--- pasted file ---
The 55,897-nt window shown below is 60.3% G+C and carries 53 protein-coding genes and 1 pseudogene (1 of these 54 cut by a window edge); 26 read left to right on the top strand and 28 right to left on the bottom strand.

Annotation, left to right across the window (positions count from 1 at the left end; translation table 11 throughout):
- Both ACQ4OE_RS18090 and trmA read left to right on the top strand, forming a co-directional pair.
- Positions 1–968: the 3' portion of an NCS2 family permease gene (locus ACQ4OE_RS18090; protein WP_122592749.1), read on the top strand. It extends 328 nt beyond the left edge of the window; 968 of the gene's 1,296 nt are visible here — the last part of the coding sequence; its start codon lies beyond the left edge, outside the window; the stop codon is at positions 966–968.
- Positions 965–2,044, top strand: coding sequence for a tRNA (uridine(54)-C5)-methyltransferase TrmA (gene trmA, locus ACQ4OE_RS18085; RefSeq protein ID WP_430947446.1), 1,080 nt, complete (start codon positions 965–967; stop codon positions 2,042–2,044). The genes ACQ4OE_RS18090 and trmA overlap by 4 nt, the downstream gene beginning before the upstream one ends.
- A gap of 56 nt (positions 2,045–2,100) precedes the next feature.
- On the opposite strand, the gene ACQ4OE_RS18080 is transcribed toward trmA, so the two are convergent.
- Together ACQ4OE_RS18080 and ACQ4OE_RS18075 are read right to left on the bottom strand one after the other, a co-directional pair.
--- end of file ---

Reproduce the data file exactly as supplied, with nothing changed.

The 55,897-nt window shown below is 60.3% G+C and carries 53 protein-coding genes and 1 pseudogene (1 of these 54 cut by a window edge); 26 read left to right on the top strand and 28 right to left on the bottom strand.

Annotation, left to right across the window (positions count from 1 at the left end; translation table 11 throughout):
- Both ACQ4OE_RS18090 and trmA read left to right on the top strand, forming a co-directional pair.
- Positions 1–968: the 3' portion of an NCS2 family permease gene (locus ACQ4OE_RS18090; protein WP_122592749.1), read on the top strand. It extends 328 nt beyond the left edge of the window; 968 of the gene's 1,296 nt are visible here — the last part of the coding sequence; its start codon lies beyond the left edge, outside the window; the stop codon is at positions 966–968.
- Positions 965–2,044, top strand: coding sequence for a tRNA (uridine(54)-C5)-methyltransferase TrmA (gene trmA, locus ACQ4OE_RS18085; RefSeq protein ID WP_430947446.1), 1,080 nt, complete (start codon positions 965–967; stop codon positions 2,042–2,044). The genes ACQ4OE_RS18090 and trmA overlap by 4 nt, the downstream gene beginning before the upstream one ends.
- A gap of 56 nt (positions 2,045–2,100) precedes the next feature.
- On the opposite strand, the gene ACQ4OE_RS18080 is transcribed toward trmA, so the two are convergent.
- Together ACQ4OE_RS18080 and ACQ4OE_RS18075 are read right to left on the bottom strand one after the other, a co-directional pair.